Congressional Democrats have unveiled their response to a controversial Supreme Court ruling last month that allows corporations to spend freely on political advertising and other independent expenditures.
The proposal, by Sen. Charles Schumer, D-N.Y., and Rep. Chris Van Hollen, D-Md., will add new disclosure requirements and restrict spending by foreign companies that operate in the United States.
The White House has signed off on the plan, which also aims to keep government contractors and bank bailout recipients from spending on campaigns and would require corporate executives to appear in political advertising paid for by their companies.
- Corporations would be banned from spending money on U.S. elections if a majority of their board of directors are foreign nationals, or if their U.S. operations fall under the direction of a foreign entity or country. Such measures would mark a significant strengthening of current limits on foreign influence in U.S. elections. "I think every American would agree that we do not want foreign interest spending money to try to affect those outcomes," said Van Hollen, who chairs the Democratic Congressional Campaign Committee.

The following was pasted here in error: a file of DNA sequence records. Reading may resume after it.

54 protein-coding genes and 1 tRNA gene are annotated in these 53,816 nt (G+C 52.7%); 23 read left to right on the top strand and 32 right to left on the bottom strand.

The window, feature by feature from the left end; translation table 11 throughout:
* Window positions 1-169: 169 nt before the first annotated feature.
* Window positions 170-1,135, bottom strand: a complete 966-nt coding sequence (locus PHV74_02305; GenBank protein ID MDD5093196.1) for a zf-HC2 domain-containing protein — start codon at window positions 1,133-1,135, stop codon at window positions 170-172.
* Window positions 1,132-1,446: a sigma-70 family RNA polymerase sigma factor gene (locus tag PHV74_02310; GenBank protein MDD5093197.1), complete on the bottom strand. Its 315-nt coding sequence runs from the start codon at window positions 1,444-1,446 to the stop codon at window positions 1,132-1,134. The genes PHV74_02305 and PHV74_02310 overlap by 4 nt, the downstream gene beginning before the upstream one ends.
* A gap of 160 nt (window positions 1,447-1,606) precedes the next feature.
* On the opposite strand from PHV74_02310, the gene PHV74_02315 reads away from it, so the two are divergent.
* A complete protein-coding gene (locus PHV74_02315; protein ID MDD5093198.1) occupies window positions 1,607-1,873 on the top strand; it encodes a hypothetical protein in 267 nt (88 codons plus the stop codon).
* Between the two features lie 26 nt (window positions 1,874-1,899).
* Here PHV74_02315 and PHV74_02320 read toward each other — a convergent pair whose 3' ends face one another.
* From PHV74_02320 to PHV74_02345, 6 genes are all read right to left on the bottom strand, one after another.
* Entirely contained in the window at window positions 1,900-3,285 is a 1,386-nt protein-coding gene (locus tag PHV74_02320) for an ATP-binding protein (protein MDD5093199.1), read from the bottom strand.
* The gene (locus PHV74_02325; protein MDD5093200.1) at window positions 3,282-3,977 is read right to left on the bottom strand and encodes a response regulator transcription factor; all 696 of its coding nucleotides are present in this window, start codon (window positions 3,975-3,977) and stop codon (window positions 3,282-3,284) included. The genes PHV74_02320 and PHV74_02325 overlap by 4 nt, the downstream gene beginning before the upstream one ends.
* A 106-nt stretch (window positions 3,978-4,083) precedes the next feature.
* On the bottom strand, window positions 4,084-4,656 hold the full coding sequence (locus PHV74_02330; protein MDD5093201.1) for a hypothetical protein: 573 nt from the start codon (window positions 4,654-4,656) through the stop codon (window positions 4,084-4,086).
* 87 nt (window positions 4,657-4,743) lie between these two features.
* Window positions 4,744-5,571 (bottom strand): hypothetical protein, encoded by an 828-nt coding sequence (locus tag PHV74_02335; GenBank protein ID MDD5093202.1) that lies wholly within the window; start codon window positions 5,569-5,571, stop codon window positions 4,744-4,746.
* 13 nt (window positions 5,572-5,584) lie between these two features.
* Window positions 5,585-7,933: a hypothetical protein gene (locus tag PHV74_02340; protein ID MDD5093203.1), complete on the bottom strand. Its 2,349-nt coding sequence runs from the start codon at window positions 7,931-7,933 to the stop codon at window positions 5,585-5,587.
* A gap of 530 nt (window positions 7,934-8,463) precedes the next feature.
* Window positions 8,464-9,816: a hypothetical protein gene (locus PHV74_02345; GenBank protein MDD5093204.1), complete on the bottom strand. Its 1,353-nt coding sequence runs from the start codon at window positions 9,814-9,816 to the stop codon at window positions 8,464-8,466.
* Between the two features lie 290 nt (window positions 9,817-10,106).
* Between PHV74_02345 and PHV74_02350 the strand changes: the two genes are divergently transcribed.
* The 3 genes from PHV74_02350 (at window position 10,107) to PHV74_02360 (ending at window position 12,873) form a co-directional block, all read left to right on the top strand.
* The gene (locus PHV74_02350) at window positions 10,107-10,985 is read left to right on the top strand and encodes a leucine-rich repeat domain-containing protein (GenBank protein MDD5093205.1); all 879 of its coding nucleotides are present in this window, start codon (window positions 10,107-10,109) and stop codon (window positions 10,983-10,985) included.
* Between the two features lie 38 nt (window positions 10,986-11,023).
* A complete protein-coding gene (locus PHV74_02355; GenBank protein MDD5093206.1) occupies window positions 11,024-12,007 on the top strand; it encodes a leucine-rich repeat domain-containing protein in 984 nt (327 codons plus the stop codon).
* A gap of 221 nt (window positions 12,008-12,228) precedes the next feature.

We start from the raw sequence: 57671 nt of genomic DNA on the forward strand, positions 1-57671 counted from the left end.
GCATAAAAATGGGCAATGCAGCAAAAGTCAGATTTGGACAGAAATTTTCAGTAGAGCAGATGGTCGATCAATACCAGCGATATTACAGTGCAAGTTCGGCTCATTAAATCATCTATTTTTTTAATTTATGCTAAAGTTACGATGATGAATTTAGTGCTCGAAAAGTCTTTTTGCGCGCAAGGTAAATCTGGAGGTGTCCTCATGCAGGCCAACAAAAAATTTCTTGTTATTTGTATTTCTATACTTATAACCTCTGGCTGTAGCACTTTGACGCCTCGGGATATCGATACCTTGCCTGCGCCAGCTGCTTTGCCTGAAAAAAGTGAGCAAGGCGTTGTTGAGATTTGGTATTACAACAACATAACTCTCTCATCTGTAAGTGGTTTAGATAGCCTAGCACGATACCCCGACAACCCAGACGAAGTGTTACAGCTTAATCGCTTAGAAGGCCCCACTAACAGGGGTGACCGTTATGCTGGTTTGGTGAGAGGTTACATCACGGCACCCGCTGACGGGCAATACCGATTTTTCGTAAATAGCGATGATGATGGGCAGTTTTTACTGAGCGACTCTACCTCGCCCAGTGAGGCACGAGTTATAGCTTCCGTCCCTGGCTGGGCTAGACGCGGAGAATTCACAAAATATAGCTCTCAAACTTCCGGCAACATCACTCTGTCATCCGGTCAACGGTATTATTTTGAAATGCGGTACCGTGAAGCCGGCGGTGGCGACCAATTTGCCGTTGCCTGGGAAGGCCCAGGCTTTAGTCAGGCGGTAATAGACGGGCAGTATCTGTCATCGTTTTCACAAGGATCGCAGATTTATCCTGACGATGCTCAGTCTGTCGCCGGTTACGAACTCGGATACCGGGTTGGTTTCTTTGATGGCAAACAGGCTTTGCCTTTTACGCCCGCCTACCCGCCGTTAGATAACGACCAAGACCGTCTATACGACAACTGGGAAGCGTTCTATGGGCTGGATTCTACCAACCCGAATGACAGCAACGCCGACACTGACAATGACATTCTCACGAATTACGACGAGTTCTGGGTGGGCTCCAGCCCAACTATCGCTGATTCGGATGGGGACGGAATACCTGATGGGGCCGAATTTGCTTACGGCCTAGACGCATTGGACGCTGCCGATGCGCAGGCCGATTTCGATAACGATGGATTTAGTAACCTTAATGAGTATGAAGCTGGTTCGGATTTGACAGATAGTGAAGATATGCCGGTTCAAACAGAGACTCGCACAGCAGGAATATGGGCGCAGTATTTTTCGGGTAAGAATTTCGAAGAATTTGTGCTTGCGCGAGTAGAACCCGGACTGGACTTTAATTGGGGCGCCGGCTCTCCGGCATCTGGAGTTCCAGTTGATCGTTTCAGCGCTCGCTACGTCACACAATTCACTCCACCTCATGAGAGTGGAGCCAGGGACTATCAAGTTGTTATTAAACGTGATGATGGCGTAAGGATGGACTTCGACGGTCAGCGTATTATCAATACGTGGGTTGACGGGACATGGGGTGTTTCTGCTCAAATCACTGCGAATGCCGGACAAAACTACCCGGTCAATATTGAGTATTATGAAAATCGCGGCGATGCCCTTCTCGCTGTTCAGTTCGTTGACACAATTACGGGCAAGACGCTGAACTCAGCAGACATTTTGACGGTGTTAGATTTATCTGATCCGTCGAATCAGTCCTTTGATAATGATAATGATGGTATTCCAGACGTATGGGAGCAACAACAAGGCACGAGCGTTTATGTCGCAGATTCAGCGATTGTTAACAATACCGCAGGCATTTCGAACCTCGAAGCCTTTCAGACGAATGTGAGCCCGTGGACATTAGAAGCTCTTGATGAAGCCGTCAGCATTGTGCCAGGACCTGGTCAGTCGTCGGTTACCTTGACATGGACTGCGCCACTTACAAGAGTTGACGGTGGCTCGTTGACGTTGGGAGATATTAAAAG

- Additional disclosures would be required for companies that help sponsor political advertising. The Democratic lawmakers said they are still considering whether to demand shareholder approval for campaign spending.
- Unions, advocacy groups and all corporations, including nonprofits, would be required to set up special accounts for spending on "political activities" and would be required to report contributions and spending details to the Federal Election Commission.
Republicans are skeptical. Michael Steel, a spokesman for House Republican leader John Boehner of Ohio, told the Wall Street Journal: "The head of the Democrats' House campaign committee and the former head of the Democrats' Senate campaign committee have teamed up to introduce a bill — do you think it will make it easier for Democrats to fill their campaign coffers?"
In California, which already allows independent expenditures from corporations, the impact of any legislation would be felt most immediately on this year’s Senate race between incumbent Democrat Barbara Boxer and whichever Republican – Carly Fiorina, Chuck DeVore or Tom Campbell – emerges from the June primary.
Congressional leaders, including California representative and House Speaker Nancy Pelosi, were also in on shaping the proposal.